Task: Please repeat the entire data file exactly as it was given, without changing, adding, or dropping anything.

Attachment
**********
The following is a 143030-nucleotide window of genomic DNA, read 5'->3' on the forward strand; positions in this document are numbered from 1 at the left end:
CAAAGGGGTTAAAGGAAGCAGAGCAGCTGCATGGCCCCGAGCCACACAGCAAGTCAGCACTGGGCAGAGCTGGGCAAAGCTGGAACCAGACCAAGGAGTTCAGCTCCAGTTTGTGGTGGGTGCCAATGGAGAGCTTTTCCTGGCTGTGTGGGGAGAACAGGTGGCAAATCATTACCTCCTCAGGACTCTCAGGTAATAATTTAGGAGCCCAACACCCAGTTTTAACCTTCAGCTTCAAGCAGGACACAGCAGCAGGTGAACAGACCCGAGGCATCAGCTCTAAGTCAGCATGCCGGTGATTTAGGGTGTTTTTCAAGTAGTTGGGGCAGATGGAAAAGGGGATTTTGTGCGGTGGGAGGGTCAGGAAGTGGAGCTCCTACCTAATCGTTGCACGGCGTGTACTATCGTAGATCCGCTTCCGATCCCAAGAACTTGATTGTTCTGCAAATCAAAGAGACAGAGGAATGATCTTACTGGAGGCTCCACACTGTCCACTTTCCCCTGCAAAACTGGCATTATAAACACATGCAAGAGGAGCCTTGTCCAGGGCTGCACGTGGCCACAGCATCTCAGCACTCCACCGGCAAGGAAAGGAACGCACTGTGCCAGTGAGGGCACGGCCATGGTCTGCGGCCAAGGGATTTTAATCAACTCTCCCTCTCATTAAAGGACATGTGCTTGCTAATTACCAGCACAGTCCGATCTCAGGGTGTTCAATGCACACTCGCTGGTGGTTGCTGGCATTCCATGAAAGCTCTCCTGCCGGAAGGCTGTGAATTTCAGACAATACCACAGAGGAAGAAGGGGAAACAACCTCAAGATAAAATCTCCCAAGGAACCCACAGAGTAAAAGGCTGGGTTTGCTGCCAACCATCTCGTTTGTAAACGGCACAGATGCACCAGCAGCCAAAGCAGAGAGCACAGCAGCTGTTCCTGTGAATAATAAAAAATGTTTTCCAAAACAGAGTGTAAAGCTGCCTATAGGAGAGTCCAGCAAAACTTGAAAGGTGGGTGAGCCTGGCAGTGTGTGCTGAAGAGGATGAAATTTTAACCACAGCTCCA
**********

The following is a 143030-nucleotide window of genomic DNA, read 5'->3' on the forward strand; positions in this document are numbered from 1 at the left end:
CAAAGGGGTTAAAGGAAGCAGAGCAGCTGCATGGCCCCGAGCCACACAGCAAGTCAGCACTGGGCAGAGCTGGGCAAAGCTGGAACCAGACCAAGGAGTTCAGCTCCAGTTTGTGGTGGGTGCCAATGGAGAGCTTTTCCTGGCTGTGTGGGGAGAACAGGTGGCAAATCATTACCTCCTCAGGACTCTCAGGTAATAATTTAGGAGCCCAACACCCAGTTTTAACCTTCAGCTTCAAGCAGGACACAGCAGCAGGTGAACAGACCCGAGGCATCAGCTCTAAGTCAGCATGCCGGTGATTTAGGGTGTTTTTCAAGTAGTTGGGGCAGATGGAAAAGGGGATTTTGTGCGGTGGGAGGGTCAGGAAGTGGAGCTCCTACCTAATCGTTGCACGGCGTGTACTATCGTAGATCCGCTTCCGATCCCAAGAACTTGATTGTTCTGCAAATCAAAGAGACAGAGGAATGATCTTACTGGAGGCTCCACACTGTCCACTTTCCCCTGCAAAACTGGCATTATAAACACATGCAAGAGGAGCCTTGTCCAGGGCTGCACGTGGCCACAGCATCTCAGCACTCCACCGGCAAGGAAAGGAACGCACTGTGCCAGTGAGGGCACGGCCATGGTCTGCGGCCAAGGGATTTTAATCAACTCTCCCTCTCATTAAAGGACATGTGCTTGCTAATTACCAGCACAGTCCGATCTCAGGGTGTTCAATGCACACTCGCTGGTGGTTGCTGGCATTCCATGAAAGCTCTCCTGCCGGAAGGCTGTGAATTTCAGACAATACCACAGAGGAAGAAGGGGAAACAACCTCAAGATAAAATCTCCCAAGGAACCCACAGAGTAAAAGGCTGGGTTTGCTGCCAACCATCTCGTTTGTAAACGGCACAGATGCACCAGCAGCCAAAGCAGAGAGCACAGCAGCTGTTCCTGTGAATAATAAAAAATGTTTTCCAAAACAGAGTGTAAAGCTGCCTATAGGAGAGTCCAGCAAAACTTGAAAGGTGGGTGAGCCTGGCAGTGTGTGCTGAAGAGGATGAAATTTTAACCACAGCTCCA